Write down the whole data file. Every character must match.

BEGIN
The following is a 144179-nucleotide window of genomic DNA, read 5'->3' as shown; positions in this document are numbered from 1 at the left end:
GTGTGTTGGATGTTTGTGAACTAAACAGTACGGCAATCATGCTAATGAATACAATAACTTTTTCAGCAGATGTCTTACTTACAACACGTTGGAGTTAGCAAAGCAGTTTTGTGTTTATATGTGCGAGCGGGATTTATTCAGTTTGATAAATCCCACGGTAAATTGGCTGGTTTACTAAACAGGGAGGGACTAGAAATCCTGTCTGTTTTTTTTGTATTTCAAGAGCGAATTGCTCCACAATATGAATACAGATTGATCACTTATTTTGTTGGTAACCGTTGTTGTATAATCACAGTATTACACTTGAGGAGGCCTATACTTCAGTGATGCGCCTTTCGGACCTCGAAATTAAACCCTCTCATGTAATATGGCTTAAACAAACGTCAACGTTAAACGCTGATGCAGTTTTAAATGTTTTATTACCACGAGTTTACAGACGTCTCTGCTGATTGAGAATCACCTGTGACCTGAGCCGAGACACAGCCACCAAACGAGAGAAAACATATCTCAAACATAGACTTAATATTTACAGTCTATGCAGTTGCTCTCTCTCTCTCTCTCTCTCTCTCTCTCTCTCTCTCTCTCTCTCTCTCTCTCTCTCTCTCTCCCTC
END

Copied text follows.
The following is a 144179-nucleotide window of genomic DNA, read 5'->3' as shown; positions in this document are numbered from 1 at the left end:
GTGTGTTGGATGTTTGTGAACTAAACAGTACGGCAATCATGCTAATGAATACAATAACTTTTTCAGCAGATGTCTTACTTACAACACGTTGGAGTTAGCAAAGCAGTTTTGTGTTTATATGTGCGAGCGGGATTTATTCAGTTTGATAAATCCCACGGTAAATTGGCTGGTTTACTAAACAGGGAGGGACTAGAAATCCTGTCTGTTTTTTTTGTATTTCAAGAGCGAATTGCTCCACAATATGAATACAGATTGATCACTTATTTTGTTGGTAACCGTTGTTGTATAATCACAGTATTACACTTGAGGAGGCCTATACTTCAGTGATGCGCCTTTCGGACCTCGAAATTAAACCCTCTCATGTAATATGGCTTAAACAAACGTCAACGTTAAACGCTGATGCAGTTTTAAATGTTTTATTACCACGAGTTTACAGACGTCTCTGCTGATTGAGAATCACCTGTGACCTGAGCCGAGACACAGCCACCAAACGAGAGAAAACATATCTCAAACATAGACTTAATATTTACAGTCTATGCAGTTGCTCTCTCTCTCTCTCTCTCTCTCTCTCTCTCTCTCTCTCTCTCTCTCTCTCTCTCTCTCTCTCCCTC